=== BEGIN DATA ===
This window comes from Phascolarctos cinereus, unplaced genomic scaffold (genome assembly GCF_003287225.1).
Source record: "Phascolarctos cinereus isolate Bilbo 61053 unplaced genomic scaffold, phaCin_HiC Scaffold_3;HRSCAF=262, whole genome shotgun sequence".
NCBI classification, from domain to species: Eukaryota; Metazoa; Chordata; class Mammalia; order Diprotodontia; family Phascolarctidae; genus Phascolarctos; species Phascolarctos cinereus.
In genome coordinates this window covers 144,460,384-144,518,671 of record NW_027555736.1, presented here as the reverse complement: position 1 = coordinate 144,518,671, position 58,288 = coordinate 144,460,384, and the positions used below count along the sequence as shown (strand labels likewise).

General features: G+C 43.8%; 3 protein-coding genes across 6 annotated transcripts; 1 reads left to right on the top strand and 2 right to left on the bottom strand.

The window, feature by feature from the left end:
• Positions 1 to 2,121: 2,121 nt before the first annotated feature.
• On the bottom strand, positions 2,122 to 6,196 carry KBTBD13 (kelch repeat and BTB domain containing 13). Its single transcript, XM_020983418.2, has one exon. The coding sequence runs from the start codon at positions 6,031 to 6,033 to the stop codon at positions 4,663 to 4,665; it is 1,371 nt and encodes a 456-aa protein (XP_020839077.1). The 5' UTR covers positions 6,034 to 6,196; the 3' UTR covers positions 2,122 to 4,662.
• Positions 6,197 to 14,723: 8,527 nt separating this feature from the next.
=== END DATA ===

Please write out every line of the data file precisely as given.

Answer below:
This window comes from Phascolarctos cinereus, unplaced genomic scaffold (genome assembly GCF_003287225.1).
Source record: "Phascolarctos cinereus isolate Bilbo 61053 unplaced genomic scaffold, phaCin_HiC Scaffold_3;HRSCAF=262, whole genome shotgun sequence".
NCBI classification, from domain to species: Eukaryota; Metazoa; Chordata; class Mammalia; order Diprotodontia; family Phascolarctidae; genus Phascolarctos; species Phascolarctos cinereus.
In genome coordinates this window covers 144,460,384-144,518,671 of record NW_027555736.1, presented here as the reverse complement: position 1 = coordinate 144,518,671, position 58,288 = coordinate 144,460,384, and the positions used below count along the sequence as shown (strand labels likewise).

General features: G+C 43.8%; 3 protein-coding genes across 6 annotated transcripts; 1 reads left to right on the top strand and 2 right to left on the bottom strand.

The window, feature by feature from the left end:
• Positions 1 to 2,121: 2,121 nt before the first annotated feature.
• On the bottom strand, positions 2,122 to 6,196 carry KBTBD13 (kelch repeat and BTB domain containing 13). Its single transcript, XM_020983418.2, has one exon. The coding sequence runs from the start codon at positions 6,031 to 6,033 to the stop codon at positions 4,663 to 4,665; it is 1,371 nt and encodes a 456-aa protein (XP_020839077.1). The 5' UTR covers positions 6,034 to 6,196; the 3' UTR covers positions 2,122 to 4,662.
• Positions 6,197 to 14,723: 8,527 nt separating this feature from the next.